Eighty five percent of companies with global supply chains experienced at least one supply chain disruption in the previous 12 months. Risk is inherently unpredictable. Fortunately, the current workforce is undergoing its own transformation to be able to identify and manage risk on a global basis.
Apple's legendary profit margins may be challenged if the firm releases its long-rumored low-end iPhone later this year. But the ones really feeling the pinch will be its suppliers. Apple does none of its own production and relies on Asia's contract makers - the biggest of the bunch being Foxconn. Foxconn draws an estimated 60 to 70 percent of its business from work commissioned by Apple.
Prices paid by U.S. importers fell in April for the second straight month, pushed lower by another decline in imported petroleum. Falling import prices help keep inflation in check. The Labor Department says import prices fell 0.5 percent last month compared with March, when prices had fallen 0.2 percent.
Call it the Logistics Cloud. It’s cloud-computing technology for logistics service providers, or LSPs, and it’s a huge universe that encompasses every industry. It’s computing that involves delivering hosted services over the Internet and employs a network of remote servers to store, manage and process data rather than a local server.
Ferrari says it will limit sales of its high-performance street cars this year to below 7,000 units to protect the brand's aura of exclusivity. Chairman Luca Montezemolo says that means sales will decline overall by "more than 1 or 2 percent" from last year's sales of 7,318 cars. Sales in the first four months have risen 4 percent over last year.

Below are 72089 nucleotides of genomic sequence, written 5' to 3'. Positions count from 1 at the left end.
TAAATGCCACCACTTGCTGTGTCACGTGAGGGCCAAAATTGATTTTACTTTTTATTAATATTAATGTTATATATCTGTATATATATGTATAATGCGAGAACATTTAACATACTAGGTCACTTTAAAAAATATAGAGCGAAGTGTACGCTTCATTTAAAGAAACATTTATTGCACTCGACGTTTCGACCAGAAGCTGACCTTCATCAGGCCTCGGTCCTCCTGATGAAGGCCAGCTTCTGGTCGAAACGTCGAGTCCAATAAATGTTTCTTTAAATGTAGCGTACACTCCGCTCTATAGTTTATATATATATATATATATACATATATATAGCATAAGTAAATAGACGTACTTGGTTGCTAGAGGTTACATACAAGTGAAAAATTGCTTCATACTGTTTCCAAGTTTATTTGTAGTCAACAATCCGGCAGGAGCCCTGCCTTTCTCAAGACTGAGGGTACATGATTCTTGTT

Ford Motor Co. announced its entry into Myanmar on Tuesday, saying it plans to open the nation's first sales and service showroom for new vehicles by August. Myanmar's vehicle market has been stunted by decades of international sanctions and strict import controls put in place by the military junta that ruled for nearly 50 years, handing out import licenses to a few favored tycoons.
It’s been my long-held belief that no matter what we automate in manufacturing, or how flexible and effective a supply chain we develop, it’s how we manage the people in the business that will make the difference between good and world class.
Are you weary of hearing companies blame an uncertain economy, Wall Street or the government for their short-term business thinking? In this new video, Jim Tompkins -- noted supply chain strategy expert and CEO of Tompkins International -- injects some new truths into this current plague of short-term thinking.
This year's focus is noticeably rooted in the significant improvements to chip architectures that are developing as mobile users increasingly demand richer functionality with greater processing power and anywhere, anytime connectivity with longer battery life. The answer to these demands is coming in increasingly complex and compact architectures.
Facing rising operational costs and growing awareness of consumer food safety, growers and companies are under increased pressure to improve efficiency and increase customer satisfaction and safety. To meet these needs while containing costs, food traceability solutions are particularly imperative for achieving rapid responses to potential product recalls.
The aim of REACH is to improve and ensure the safe use of chemicals, and the one of the things that REACH does is make all parties in the supply chain — from manufacturers, distributors through to downstream users — directly responsible for the safety of the chemical substances they handle.
In the current commodity bull market, consumer products companies face increasing margin pressure. Consumers are demanding value — increasing competition from private label and restricting manufacturers’ ability to pass along rising raw materials costs.